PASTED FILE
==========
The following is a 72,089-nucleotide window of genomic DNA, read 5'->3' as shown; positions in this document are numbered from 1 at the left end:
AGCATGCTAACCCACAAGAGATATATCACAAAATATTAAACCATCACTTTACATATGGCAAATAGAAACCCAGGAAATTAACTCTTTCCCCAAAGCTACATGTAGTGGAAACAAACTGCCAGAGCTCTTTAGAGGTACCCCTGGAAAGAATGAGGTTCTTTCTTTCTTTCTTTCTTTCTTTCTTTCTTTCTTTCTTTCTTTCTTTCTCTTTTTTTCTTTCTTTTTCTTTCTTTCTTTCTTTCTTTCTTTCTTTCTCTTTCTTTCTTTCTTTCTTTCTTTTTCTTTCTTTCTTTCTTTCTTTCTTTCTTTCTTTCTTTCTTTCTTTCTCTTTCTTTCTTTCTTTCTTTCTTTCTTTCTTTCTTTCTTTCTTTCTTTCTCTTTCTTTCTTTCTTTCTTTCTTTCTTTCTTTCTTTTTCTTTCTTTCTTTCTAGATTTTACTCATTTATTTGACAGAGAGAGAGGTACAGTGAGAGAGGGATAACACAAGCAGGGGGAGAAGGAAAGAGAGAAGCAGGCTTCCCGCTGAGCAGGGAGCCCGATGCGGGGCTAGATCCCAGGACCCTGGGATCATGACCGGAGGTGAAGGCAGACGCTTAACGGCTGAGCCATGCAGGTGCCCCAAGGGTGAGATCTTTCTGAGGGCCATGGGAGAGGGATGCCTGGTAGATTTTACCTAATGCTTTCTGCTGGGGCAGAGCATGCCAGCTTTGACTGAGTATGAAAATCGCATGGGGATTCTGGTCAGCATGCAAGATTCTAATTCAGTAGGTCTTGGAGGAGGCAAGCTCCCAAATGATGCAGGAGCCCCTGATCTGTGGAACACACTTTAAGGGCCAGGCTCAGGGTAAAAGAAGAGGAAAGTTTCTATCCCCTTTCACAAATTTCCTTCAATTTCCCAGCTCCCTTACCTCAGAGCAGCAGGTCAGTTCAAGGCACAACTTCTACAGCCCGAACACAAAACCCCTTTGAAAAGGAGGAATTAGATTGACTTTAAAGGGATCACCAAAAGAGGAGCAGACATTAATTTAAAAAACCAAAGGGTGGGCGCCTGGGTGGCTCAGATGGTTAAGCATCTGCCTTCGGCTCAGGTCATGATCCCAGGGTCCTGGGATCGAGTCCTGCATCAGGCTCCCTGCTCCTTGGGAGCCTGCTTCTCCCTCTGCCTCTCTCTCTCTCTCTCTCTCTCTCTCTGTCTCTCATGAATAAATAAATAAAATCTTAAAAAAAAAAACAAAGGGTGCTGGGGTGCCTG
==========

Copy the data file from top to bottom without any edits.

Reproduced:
The following is a 72,089-nucleotide window of genomic DNA, read 5'->3' as shown; positions in this document are numbered from 1 at the left end:
AGCATGCTAACCCACAAGAGATATATCACAAAATATTAAACCATCACTTTACATATGGCAAATAGAAACCCAGGAAATTAACTCTTTCCCCAAAGCTACATGTAGTGGAAACAAACTGCCAGAGCTCTTTAGAGGTACCCCTGGAAAGAATGAGGTTCTTTCTTTCTTTCTTTCTTTCTTTCTTTCTTTCTTTCTTTCTTTCTTTCTCTTTTTTTCTTTCTTTTTCTTTCTTTCTTTCTTTCTTTCTTTCTTTCTCTTTCTTTCTTTCTTTCTTTCTTTTTCTTTCTTTCTTTCTTTCTTTCTTTCTTTCTTTCTTTCTTTCTTTCTCTTTCTTTCTTTCTTTCTTTCTTTCTTTCTTTCTTTCTTTCTTTCTTTCTCTTTCTTTCTTTCTTTCTTTCTTTCTTTCTTTCTTTTTCTTTCTTTCTTTCTAGATTTTACTCATTTATTTGACAGAGAGAGAGGTACAGTGAGAGAGGGATAACACAAGCAGGGGGAGAAGGAAAGAGAGAAGCAGGCTTCCCGCTGAGCAGGGAGCCCGATGCGGGGCTAGATCCCAGGACCCTGGGATCATGACCGGAGGTGAAGGCAGACGCTTAACGGCTGAGCCATGCAGGTGCCCCAAGGGTGAGATCTTTCTGAGGGCCATGGGAGAGGGATGCCTGGTAGATTTTACCTAATGCTTTCTGCTGGGGCAGAGCATGCCAGCTTTGACTGAGTATGAAAATCGCATGGGGATTCTGGTCAGCATGCAAGATTCTAATTCAGTAGGTCTTGGAGGAGGCAAGCTCCCAAATGATGCAGGAGCCCCTGATCTGTGGAACACACTTTAAGGGCCAGGCTCAGGGTAAAAGAAGAGGAAAGTTTCTATCCCCTTTCACAAATTTCCTTCAATTTCCCAGCTCCCTTACCTCAGAGCAGCAGGTCAGTTCAAGGCACAACTTCTACAGCCCGAACACAAAACCCCTTTGAAAAGGAGGAATTAGATTGACTTTAAAGGGATCACCAAAAGAGGAGCAGACATTAATTTAAAAAACCAAAGGGTGGGCGCCTGGGTGGCTCAGATGGTTAAGCATCTGCCTTCGGCTCAGGTCATGATCCCAGGGTCCTGGGATCGAGTCCTGCATCAGGCTCCCTGCTCCTTGGGAGCCTGCTTCTCCCTCTGCCTCTCTCTCTCTCTCTCTCTCTCTCTCTGTCTCTCATGAATAAATAAATAAAATCTTAAAAAAAAAAACAAAGGGTGCTGGGGTGCCTG